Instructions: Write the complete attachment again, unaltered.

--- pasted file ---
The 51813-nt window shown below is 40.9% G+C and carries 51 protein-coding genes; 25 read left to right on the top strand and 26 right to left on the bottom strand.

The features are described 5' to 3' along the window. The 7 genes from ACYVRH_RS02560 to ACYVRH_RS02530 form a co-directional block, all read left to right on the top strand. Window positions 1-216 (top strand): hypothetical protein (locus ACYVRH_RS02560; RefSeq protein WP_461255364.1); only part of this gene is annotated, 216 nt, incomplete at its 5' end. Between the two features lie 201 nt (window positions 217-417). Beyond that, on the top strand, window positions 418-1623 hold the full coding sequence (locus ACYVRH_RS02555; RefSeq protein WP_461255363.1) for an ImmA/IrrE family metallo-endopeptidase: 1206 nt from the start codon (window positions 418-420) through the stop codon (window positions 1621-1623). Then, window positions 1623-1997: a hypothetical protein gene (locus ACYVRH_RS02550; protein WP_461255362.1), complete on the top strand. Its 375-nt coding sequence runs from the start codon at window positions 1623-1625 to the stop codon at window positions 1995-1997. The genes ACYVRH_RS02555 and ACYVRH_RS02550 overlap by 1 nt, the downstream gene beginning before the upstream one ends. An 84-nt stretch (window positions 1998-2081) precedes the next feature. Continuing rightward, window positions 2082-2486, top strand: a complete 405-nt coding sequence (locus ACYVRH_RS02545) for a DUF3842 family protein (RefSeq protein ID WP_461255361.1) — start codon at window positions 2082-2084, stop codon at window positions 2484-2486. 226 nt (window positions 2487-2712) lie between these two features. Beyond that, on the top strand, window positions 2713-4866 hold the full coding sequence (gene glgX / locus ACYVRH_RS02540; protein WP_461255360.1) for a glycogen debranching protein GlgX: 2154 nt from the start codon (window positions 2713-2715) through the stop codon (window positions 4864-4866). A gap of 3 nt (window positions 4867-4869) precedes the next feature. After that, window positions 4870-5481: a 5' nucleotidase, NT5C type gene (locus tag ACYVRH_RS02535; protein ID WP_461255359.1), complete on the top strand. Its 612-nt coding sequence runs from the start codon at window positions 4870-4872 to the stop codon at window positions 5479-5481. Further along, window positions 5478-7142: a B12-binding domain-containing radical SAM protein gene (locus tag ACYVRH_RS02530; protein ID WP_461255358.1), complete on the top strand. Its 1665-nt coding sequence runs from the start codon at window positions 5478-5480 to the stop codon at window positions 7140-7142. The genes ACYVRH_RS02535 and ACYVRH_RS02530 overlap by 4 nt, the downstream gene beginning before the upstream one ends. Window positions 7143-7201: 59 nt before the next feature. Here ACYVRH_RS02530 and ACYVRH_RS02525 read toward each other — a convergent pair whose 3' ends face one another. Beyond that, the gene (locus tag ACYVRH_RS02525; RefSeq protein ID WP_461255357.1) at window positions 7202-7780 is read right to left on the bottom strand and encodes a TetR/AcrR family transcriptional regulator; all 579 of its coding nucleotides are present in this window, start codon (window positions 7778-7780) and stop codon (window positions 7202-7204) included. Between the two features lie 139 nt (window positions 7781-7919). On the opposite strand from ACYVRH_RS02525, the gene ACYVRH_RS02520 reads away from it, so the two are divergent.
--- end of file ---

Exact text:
The 51813-nt window shown below is 40.9% G+C and carries 51 protein-coding genes; 25 read left to right on the top strand and 26 right to left on the bottom strand.

The features are described 5' to 3' along the window. The 7 genes from ACYVRH_RS02560 to ACYVRH_RS02530 form a co-directional block, all read left to right on the top strand. Window positions 1-216 (top strand): hypothetical protein (locus ACYVRH_RS02560; RefSeq protein WP_461255364.1); only part of this gene is annotated, 216 nt, incomplete at its 5' end. Between the two features lie 201 nt (window positions 217-417). Beyond that, on the top strand, window positions 418-1623 hold the full coding sequence (locus ACYVRH_RS02555; RefSeq protein WP_461255363.1) for an ImmA/IrrE family metallo-endopeptidase: 1206 nt from the start codon (window positions 418-420) through the stop codon (window positions 1621-1623). Then, window positions 1623-1997: a hypothetical protein gene (locus ACYVRH_RS02550; protein WP_461255362.1), complete on the top strand. Its 375-nt coding sequence runs from the start codon at window positions 1623-1625 to the stop codon at window positions 1995-1997. The genes ACYVRH_RS02555 and ACYVRH_RS02550 overlap by 1 nt, the downstream gene beginning before the upstream one ends. An 84-nt stretch (window positions 1998-2081) precedes the next feature. Continuing rightward, window positions 2082-2486, top strand: a complete 405-nt coding sequence (locus ACYVRH_RS02545) for a DUF3842 family protein (RefSeq protein ID WP_461255361.1) — start codon at window positions 2082-2084, stop codon at window positions 2484-2486. 226 nt (window positions 2487-2712) lie between these two features. Beyond that, on the top strand, window positions 2713-4866 hold the full coding sequence (gene glgX / locus ACYVRH_RS02540; protein WP_461255360.1) for a glycogen debranching protein GlgX: 2154 nt from the start codon (window positions 2713-2715) through the stop codon (window positions 4864-4866). A gap of 3 nt (window positions 4867-4869) precedes the next feature. After that, window positions 4870-5481: a 5' nucleotidase, NT5C type gene (locus tag ACYVRH_RS02535; protein ID WP_461255359.1), complete on the top strand. Its 612-nt coding sequence runs from the start codon at window positions 4870-4872 to the stop codon at window positions 5479-5481. Further along, window positions 5478-7142: a B12-binding domain-containing radical SAM protein gene (locus tag ACYVRH_RS02530; protein ID WP_461255358.1), complete on the top strand. Its 1665-nt coding sequence runs from the start codon at window positions 5478-5480 to the stop codon at window positions 7140-7142. The genes ACYVRH_RS02535 and ACYVRH_RS02530 overlap by 4 nt, the downstream gene beginning before the upstream one ends. Window positions 7143-7201: 59 nt before the next feature. Here ACYVRH_RS02530 and ACYVRH_RS02525 read toward each other — a convergent pair whose 3' ends face one another. Beyond that, the gene (locus tag ACYVRH_RS02525; RefSeq protein ID WP_461255357.1) at window positions 7202-7780 is read right to left on the bottom strand and encodes a TetR/AcrR family transcriptional regulator; all 579 of its coding nucleotides are present in this window, start codon (window positions 7778-7780) and stop codon (window positions 7202-7204) included. Between the two features lie 139 nt (window positions 7781-7919). On the opposite strand from ACYVRH_RS02525, the gene ACYVRH_RS02520 reads away from it, so the two are divergent.